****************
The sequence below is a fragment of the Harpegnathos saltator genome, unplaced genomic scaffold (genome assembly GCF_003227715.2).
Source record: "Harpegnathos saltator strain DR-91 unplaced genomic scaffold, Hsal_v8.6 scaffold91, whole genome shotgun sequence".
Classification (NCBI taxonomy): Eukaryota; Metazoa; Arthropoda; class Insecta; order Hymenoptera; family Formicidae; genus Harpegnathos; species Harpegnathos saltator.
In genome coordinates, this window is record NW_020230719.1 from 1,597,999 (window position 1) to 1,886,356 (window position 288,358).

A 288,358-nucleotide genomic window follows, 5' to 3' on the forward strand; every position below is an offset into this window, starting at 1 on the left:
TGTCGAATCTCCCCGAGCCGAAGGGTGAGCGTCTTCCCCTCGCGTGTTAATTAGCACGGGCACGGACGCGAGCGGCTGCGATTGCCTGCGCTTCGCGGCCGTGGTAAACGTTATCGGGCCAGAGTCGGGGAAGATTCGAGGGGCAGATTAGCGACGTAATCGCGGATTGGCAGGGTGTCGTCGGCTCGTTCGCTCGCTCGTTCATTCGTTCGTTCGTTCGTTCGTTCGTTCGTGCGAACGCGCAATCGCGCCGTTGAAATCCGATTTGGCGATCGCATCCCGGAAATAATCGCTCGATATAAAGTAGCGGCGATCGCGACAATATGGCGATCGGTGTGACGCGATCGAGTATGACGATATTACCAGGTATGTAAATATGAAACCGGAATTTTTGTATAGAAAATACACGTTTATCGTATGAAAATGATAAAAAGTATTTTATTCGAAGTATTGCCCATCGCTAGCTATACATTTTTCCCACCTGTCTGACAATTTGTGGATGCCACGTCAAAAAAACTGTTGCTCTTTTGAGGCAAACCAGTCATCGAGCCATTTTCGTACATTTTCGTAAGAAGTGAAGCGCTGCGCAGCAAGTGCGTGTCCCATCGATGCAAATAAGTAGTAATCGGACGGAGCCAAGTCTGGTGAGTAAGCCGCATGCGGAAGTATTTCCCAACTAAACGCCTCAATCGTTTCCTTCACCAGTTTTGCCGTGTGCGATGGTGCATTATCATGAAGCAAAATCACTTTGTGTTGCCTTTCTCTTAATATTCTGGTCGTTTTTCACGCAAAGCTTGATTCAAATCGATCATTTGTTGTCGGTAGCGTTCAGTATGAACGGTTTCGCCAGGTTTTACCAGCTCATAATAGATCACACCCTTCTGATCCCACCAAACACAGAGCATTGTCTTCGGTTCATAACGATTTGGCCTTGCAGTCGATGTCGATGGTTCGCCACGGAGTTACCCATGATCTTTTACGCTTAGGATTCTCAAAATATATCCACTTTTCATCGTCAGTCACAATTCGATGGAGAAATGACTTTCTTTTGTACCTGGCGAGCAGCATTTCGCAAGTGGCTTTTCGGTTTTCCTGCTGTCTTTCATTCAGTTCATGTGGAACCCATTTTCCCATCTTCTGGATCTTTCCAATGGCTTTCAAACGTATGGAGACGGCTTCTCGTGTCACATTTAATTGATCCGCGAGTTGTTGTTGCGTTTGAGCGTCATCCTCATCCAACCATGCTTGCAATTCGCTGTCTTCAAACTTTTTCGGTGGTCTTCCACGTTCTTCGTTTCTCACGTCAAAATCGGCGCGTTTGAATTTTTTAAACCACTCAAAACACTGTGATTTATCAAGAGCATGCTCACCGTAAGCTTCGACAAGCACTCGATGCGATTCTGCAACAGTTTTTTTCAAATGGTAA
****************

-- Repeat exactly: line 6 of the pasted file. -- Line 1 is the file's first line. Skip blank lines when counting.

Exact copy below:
TGTCGAATCTCCCCGAGCCGAAGGGTGAGCGTCTTCCCCTCGCGTGTTAATTAGCACGGGCACGGACGCGAGCGGCTGCGATTGCCTGCGCTTCGCGGCCGTGGTAAACGTTATCGGGCCAGAGTCGGGGAAGATTCGAGGGGCAGATTAGCGACGTAATCGCGGATTGGCAGGGTGTCGTCGGCTCGTTCGCTCGCTCGTTCATTCGTTCGTTCGTTCGTTCGTTCGTTCGTGCGAACGCGCAATCGCGCCGTTGAAATCCGATTTGGCGATCGCATCCCGGAAATAATCGCTCGATATAAAGTAGCGGCGATCGCGACAATATGGCGATCGGTGTGACGCGATCGAGTATGACGATATTACCAGGTATGTAAATATGAAACCGGAATTTTTGTATAGAAAATACACGTTTATCGTATGAAAATGATAAAAAGTATTTTATTCGAAGTATTGCCCATCGCTAGCTATACATTTTTCCCACCTGTCTGACAATTTGTGGATGCCACGTCAAAAAAACTGTTGCTCTTTTGAGGCAAACCAGTCATCGAGCCATTTTCGTACATTTTCGTAAGAAGTGAAGCGCTGCGCAGCAAGTGCGTGTCCCATCGATGCAAATAAGTAGTAATCGGACGGAGCCAAGTCTGGTGAGTAAGCCGCATGCGGAAGTATTTCCCAACTAAACGCCTCAATCGTTTCCTTCACCAGTTTTGCCGTGTGCGATGGTGCATTATCATGAAGCAAAATCACTTTGTGTTGCCTTTCTCTTAATATTCTGGTCGTTTTTCACGCAAAGCTTGATTCAAATCGATCATTTGTTGTCGGTAGCGTTCAGTATGAACGGTTTCGCCAGGTTTTACCAGCTCATAATAGATCACACCCTTCTGATCCCACCAAACACAGAGCATTGTCTTCGGTTCATAACGATTTGGCCTTGCAGTCGATGTCGATGGTTCGCCACGGAGTTACCCATGATCTTTTACGCTTAGGATTCTCAAAATATATCCACTTTTCATCGTCAGTCACAATTCGATGGAGAAATGACTTTCTTTTGTACCTGGCGAGCAGCATTTCGCAAGTGGCTTTTCGGTTTTCCTGCTGTCTTTCATTCAGTTCATGTGGAACCCATTTTCCCATCTTCTGGATCTTTCCAATGGCTTTCAAACGTATGGAGACGGCTTCTCGTGTCACATTTAATTGATCCGCGAGTTGTTGTTGCGTTTGAGCGTCATCCTCATCCAACCATGCTTGCAATTCGCTGTCTTCAAACTTTTTCGGTGGTCTTCCACGTTCTTCGTTTCTCACGTCAAAATCGGCGCGTTTGAATTTTTTAAACCACTCAAAACACTGTGATTTATCAAGAGCATGCTCACCGTAAGCTTCGACAAGCACTCGATGCGATTCTGCAACAGTTTTTTTCAAATGGTAA